Today we might take the humble sock for granted, but they are actually very important, and were probably one of the first articles of clothing humans wore! They protect an important part of our body, our feet, providing warmth, protection and helping to draw sweat away from the feet, preventing fungal infections. In fact, socks are so important that in times of war there were appeals for people to knit socks for soldiers.

Socks were also far too valuable to simply throw out when they developed a hole. Unlike today, when we simply throw out items which are too old or a little worn, people living in the early and mid 20th century far preferred to ‘mend and make do’. After all, commercially made socks were expensive and knitting a new pair was far more time consuming than simply mending the holes in the old ones. After all, socks were knitted on fine needles with fine wool, and took a long time to make. Instead, people mended their socks very carefully, often using a tool like our mystery sock darner. The sock darner would be used to ensure the mend was done neatly and that the sock was still comfortable to wear. Sock darners weren’t used only for sock mending though – they were also used to mend other clothing and homewears.

Remember to check back next month for a peek at our next Monthly Mystery!


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Mystery Solved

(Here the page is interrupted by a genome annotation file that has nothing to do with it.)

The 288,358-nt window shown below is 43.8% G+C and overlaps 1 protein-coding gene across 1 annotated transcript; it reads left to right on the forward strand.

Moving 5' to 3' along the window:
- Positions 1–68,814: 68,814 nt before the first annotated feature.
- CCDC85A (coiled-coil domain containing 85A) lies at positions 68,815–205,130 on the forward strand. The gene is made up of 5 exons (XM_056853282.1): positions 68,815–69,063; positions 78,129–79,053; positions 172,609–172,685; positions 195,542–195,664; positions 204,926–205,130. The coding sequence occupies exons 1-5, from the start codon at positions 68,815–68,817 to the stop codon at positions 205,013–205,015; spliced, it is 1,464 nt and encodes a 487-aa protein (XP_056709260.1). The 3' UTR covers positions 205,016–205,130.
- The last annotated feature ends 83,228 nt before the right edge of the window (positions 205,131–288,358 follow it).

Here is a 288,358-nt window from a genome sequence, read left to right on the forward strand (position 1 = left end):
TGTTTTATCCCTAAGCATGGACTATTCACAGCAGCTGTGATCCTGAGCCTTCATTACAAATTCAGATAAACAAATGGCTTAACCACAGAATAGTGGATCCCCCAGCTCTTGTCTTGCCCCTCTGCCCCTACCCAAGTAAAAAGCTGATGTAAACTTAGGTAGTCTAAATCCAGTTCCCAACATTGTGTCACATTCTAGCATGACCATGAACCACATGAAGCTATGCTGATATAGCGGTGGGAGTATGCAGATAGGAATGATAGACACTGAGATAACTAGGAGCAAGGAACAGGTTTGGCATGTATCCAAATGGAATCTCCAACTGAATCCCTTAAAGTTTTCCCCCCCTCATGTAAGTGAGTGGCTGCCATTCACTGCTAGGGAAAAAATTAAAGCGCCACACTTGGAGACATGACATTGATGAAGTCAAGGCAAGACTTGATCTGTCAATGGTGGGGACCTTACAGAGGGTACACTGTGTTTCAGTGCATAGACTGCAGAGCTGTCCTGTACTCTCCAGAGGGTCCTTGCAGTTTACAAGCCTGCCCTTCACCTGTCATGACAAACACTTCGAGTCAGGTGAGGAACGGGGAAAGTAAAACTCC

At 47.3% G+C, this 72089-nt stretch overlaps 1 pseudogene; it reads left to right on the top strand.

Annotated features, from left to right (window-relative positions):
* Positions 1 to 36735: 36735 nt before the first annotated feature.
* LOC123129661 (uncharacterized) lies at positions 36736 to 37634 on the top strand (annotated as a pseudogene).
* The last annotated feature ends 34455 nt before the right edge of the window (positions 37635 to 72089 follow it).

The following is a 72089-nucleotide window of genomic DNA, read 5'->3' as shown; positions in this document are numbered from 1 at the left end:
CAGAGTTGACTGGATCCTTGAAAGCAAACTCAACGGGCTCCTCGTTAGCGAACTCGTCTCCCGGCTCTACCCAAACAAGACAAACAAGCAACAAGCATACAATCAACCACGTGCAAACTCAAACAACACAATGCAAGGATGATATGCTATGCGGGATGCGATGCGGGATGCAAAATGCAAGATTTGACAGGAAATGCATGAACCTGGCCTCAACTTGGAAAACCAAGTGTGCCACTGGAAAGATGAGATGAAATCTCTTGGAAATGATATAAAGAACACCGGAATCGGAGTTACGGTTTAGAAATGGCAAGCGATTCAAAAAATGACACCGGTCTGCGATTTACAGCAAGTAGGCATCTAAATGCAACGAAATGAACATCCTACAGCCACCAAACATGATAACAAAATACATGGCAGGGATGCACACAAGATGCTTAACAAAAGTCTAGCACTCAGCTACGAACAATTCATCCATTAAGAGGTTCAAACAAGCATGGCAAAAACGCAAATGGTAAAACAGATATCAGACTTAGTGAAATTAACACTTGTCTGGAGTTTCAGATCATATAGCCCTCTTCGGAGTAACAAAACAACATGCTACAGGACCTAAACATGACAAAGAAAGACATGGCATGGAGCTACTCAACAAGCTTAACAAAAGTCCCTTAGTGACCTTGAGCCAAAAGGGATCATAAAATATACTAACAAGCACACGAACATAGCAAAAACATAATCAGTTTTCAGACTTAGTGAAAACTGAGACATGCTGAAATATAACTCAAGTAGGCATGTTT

Our mystery object - did you guess what it was?

Yes, our first mystery item is an EGG GRADER!

Weight and size could be judged in an easy manner before eggs were taken off to market. Did you solve the mystery?  Just for the record, in our 2009 competition a student from Berowra Public School submitted the first correct answer to be drawn and won the prize.  St Bernard’s Catholic Primary School was the lucky winner of the school prize

Having a few hens to provide eggs for the table was part of life in Berowra and the surrounding areas from settlement days onwards, with some people later becoming involved in poultry farming.

Have you ever kept hens or geese?

As you may have noticed the egg grader is from the collection of Harold and Isobel Harrison. They continue to raise hens, ducks and geese.

The window display at Berowra's Bendigo Bank

A few window gazers! These are the owners of the item, Harold and Isobel

There were many other interesting objects and documents in our display some of which are shown above. You may like to take a closer look.  We will have more to share with you about this exhibition and about poultry farming in Berowra later and, of course, regular Monthly Mysteries to puzzle over.